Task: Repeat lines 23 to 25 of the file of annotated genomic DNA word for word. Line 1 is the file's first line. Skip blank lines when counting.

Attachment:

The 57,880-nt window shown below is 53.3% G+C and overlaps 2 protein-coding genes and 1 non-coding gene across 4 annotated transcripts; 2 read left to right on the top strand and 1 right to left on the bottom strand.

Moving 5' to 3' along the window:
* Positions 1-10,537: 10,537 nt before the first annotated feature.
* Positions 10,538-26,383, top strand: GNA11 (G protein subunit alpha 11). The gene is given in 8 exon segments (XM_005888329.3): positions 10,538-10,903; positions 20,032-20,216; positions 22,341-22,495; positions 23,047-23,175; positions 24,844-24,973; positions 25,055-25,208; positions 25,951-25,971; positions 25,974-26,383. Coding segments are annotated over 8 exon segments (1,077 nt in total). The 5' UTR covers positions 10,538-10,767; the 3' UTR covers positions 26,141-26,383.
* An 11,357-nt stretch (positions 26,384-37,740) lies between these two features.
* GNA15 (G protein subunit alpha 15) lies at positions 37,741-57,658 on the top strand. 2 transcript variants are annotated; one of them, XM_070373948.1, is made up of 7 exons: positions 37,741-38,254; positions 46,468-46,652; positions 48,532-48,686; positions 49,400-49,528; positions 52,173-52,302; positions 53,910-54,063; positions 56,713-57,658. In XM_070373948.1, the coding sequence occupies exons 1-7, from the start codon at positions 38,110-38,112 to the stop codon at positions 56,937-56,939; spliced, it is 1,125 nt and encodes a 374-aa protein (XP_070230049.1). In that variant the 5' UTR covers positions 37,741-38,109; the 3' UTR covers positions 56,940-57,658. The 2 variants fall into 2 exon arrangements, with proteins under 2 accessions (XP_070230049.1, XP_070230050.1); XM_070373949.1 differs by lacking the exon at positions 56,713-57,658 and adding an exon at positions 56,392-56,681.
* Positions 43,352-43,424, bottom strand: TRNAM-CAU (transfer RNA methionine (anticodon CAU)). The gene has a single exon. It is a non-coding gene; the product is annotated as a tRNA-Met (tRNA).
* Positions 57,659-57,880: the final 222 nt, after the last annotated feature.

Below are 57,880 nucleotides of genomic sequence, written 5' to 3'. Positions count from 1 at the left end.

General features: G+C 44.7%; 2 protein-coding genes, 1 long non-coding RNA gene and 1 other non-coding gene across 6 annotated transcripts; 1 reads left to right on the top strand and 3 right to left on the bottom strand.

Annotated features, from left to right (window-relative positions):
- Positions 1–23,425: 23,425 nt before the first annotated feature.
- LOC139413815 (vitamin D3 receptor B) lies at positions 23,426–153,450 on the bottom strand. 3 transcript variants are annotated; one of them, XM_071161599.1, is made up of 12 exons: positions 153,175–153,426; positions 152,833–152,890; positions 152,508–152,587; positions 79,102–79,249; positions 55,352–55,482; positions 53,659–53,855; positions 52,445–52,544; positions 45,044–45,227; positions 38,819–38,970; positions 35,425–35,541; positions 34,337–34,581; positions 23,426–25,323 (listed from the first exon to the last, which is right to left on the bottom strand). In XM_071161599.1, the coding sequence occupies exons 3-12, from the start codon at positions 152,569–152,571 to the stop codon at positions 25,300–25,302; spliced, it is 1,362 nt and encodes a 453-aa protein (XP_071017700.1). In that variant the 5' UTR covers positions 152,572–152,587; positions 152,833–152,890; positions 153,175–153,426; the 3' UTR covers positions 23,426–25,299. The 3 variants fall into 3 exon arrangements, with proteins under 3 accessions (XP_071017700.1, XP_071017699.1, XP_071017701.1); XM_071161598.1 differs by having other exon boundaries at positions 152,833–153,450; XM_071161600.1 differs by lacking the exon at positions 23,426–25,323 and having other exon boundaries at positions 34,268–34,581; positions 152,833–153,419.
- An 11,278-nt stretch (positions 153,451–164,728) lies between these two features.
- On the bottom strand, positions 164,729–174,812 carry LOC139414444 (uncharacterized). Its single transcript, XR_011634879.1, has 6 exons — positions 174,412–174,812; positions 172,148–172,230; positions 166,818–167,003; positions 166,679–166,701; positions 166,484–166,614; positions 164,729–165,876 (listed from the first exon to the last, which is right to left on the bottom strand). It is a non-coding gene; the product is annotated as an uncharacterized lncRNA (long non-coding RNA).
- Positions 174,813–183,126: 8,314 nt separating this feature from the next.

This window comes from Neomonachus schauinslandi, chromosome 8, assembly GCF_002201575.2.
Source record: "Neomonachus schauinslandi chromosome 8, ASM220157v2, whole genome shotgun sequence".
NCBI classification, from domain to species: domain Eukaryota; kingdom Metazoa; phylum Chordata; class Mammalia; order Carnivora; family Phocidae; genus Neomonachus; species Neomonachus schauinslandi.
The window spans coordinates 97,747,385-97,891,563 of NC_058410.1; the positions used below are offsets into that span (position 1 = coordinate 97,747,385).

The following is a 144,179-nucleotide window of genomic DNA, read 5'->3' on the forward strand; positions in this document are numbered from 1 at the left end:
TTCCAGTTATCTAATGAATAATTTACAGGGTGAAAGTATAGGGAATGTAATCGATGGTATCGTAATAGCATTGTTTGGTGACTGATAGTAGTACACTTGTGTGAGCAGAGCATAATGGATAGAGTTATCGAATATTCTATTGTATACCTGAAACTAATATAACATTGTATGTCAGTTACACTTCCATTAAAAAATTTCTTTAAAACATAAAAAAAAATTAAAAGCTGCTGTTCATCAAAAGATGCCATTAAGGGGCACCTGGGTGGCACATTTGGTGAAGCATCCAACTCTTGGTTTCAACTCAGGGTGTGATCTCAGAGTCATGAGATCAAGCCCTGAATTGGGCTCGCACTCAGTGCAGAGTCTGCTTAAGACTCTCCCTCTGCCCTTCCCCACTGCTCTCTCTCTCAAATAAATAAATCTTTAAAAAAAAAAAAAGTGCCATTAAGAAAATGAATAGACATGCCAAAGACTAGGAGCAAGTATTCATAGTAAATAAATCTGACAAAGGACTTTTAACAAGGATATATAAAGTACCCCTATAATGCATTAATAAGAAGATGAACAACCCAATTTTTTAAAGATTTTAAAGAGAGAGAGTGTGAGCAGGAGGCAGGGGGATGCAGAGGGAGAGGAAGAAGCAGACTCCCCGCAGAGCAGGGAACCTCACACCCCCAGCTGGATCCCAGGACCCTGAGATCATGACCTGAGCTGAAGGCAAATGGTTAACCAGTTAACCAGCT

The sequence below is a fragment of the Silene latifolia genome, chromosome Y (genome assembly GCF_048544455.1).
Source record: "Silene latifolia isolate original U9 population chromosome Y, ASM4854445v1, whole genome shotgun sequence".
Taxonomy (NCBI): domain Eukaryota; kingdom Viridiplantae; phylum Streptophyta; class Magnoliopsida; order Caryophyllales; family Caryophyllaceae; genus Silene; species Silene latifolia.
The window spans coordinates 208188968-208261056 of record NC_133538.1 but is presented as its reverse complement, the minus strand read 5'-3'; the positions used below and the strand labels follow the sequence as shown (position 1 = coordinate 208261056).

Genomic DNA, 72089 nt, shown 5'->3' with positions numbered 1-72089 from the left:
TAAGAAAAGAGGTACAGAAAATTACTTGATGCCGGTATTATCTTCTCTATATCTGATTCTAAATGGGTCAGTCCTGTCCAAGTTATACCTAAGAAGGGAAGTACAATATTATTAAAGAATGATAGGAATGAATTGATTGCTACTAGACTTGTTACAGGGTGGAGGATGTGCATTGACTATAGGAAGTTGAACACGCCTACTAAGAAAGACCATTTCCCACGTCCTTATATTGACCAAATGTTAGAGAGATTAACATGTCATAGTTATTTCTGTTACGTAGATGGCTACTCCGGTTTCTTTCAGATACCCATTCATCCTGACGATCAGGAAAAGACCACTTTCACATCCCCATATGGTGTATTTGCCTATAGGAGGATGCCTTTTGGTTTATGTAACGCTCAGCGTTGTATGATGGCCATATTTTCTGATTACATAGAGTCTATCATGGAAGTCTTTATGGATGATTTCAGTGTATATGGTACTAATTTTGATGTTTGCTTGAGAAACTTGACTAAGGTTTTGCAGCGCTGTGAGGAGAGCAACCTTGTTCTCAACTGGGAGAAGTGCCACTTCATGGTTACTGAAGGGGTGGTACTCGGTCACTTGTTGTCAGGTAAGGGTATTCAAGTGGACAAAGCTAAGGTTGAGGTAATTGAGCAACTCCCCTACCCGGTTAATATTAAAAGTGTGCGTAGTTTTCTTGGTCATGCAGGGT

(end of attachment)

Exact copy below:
The sequence below is a fragment of the Silene latifolia genome, chromosome Y (genome assembly GCF_048544455.1).
Source record: "Silene latifolia isolate original U9 population chromosome Y, ASM4854445v1, whole genome shotgun sequence".
Taxonomy (NCBI): domain Eukaryota; kingdom Viridiplantae; phylum Streptophyta; class Magnoliopsida; order Caryophyllales; family Caryophyllaceae; genus Silene; species Silene latifolia.